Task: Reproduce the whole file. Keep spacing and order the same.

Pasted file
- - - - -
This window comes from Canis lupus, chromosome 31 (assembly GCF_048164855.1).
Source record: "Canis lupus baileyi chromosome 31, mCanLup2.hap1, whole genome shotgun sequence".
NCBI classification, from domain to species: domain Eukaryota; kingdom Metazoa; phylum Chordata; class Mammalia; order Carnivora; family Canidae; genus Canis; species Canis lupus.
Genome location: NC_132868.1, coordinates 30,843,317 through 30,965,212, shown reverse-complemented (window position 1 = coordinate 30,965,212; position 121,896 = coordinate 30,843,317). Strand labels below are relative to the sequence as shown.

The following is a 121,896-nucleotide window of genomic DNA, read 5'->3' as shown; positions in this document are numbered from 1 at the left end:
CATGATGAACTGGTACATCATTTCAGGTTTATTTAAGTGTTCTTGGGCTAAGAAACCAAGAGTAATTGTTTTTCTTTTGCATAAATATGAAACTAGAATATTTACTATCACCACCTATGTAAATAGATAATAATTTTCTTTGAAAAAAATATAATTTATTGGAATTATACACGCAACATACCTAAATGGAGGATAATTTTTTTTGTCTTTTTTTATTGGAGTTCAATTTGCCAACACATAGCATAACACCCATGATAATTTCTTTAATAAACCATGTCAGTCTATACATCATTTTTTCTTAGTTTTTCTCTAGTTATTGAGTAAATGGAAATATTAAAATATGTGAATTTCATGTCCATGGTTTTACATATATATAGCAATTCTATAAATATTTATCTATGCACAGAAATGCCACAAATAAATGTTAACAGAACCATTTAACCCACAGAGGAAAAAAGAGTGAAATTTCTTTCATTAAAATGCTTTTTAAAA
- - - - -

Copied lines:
This window comes from Canis lupus, chromosome 31 (assembly GCF_048164855.1).
Source record: "Canis lupus baileyi chromosome 31, mCanLup2.hap1, whole genome shotgun sequence".
NCBI classification, from domain to species: domain Eukaryota; kingdom Metazoa; phylum Chordata; class Mammalia; order Carnivora; family Canidae; genus Canis; species Canis lupus.
Genome location: NC_132868.1, coordinates 30,843,317 through 30,965,212, shown reverse-complemented (window position 1 = coordinate 30,965,212; position 121,896 = coordinate 30,843,317). Strand labels below are relative to the sequence as shown.

The following is a 121,896-nucleotide window of genomic DNA, read 5'->3' as shown; positions in this document are numbered from 1 at the left end:
CATGATGAACTGGTACATCATTTCAGGTTTATTTAAGTGTTCTTGGGCTAAGAAACCAAGAGTAATTGTTTTTCTTTTGCATAAATATGAAACTAGAATATTTACTATCACCACCTATGTAAATAGATAATAATTTTCTTTGAAAAAAATATAATTTATTGGAATTATACACGCAACATACCTAAATGGAGGATAATTTTTTTTGTCTTTTTTTATTGGAGTTCAATTTGCCAACACATAGCATAACACCCATGATAATTTCTTTAATAAACCATGTCAGTCTATACATCATTTTTTCTTAGTTTTTCTCTAGTTATTGAGTAAATGGAAATATTAAAATATGTGAATTTCATGTCCATGGTTTTACATATATATAGCAATTCTATAAATATTTATCTATGCACAGAAATGCCACAAATAAATGTTAACAGAACCATTTAACCCACAGAGGAAAAAAGAGTGAAATTTCTTTCATTAAAATGCTTTTTAAAA